A ticket for the Titanic's ill-fated voyage that belonged to the last survivor with memories of the disaster sold to a collector from the United States at a British auction Saturday.

Lillian Asplund, who died in 2006 at the age of 99, was the last remaining survivor with memories of the Titanic's sinking. Others had been too young at the time of the sinking to recall their experience.

Asplund was 5 years old when the Titanic hit an iceberg and sank during its maiden voyage from England to New York. Her father and three siblings were among the 1,500 people who died.

Asplund's ticket sold for $65,772, auctioneer Andrew Aldridge said.

Another key item sold from Asplund's collection was her father's pocket watch, which reportedly stopped at the exact moment the ship sank in April 1912.

Aldridge said the hands of the watch were stopped at 2:19 a.m., when Asplund's father Carl fell into the North Atlantic and seconds before the Titanic disappeared beneath the waves.

The watch was bought by a Swedish collector for $61,786, Aldridge said.

He said most of Asplund's collection of 364 items — which included rare photographs of the Titanic and post cards printed to mark the voyage — had been sold at Saturday's auction.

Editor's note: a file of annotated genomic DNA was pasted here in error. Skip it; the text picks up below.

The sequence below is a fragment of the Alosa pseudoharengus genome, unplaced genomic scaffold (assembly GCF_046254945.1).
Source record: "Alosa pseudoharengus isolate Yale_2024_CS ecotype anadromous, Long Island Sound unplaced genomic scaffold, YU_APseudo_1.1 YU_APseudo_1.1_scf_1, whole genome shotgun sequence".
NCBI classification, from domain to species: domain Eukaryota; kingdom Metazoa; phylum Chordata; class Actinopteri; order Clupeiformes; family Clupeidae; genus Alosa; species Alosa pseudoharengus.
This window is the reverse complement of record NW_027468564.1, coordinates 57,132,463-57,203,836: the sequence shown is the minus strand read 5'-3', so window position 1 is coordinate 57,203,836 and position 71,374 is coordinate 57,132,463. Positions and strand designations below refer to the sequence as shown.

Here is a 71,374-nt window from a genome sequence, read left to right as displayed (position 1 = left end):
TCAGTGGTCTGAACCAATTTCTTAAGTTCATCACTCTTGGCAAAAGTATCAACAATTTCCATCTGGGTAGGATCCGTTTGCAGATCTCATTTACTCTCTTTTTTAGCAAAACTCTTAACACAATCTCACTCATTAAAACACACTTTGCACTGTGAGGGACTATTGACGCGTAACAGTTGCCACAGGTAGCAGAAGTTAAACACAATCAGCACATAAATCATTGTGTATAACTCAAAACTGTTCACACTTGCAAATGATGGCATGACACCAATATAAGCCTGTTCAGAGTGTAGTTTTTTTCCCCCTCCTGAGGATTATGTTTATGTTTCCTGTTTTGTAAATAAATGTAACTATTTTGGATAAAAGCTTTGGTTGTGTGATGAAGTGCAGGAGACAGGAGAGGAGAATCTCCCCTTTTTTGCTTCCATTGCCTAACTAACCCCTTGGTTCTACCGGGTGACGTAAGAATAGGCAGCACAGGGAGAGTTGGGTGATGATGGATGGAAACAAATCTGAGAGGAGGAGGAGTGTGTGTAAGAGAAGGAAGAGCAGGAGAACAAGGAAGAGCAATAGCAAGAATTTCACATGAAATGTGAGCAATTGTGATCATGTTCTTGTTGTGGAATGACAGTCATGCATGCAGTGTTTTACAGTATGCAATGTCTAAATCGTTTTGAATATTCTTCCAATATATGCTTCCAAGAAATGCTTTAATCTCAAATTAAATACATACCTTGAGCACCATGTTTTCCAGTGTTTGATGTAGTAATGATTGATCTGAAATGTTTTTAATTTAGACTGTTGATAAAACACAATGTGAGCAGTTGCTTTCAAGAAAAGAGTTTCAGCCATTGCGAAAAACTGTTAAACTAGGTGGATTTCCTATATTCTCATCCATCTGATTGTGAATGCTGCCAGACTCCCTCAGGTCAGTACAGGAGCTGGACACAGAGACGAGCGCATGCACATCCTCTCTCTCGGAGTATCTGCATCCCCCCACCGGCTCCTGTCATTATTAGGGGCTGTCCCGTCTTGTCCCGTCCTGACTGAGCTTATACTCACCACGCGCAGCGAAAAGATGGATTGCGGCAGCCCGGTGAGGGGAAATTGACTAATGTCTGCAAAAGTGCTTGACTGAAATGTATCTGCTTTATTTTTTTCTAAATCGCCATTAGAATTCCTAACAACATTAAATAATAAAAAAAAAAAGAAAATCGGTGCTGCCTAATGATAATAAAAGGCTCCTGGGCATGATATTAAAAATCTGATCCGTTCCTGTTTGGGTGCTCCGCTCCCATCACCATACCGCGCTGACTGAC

The lots were previously kept at Asplund's home in Massachusetts, in the U.S., and have never been seen before in public, he said.

Her collection is "one of the most important of its type to be offered in recent years," Aldridge said. Asplund's parents, Carl and Selma, and their five children were traveling on the Titanic as they headed from their home in Sweden to the U.S. to make a new life in Worcester, Massachusetts, Aldridge said.

Lillian, her youngest sibling, Felix, and their mother, Selma, all survived the sinking. Before her death, Asplund was the last American survivor of the disaster.

Aldridge said he could not disclose any further details about those who purchased the items.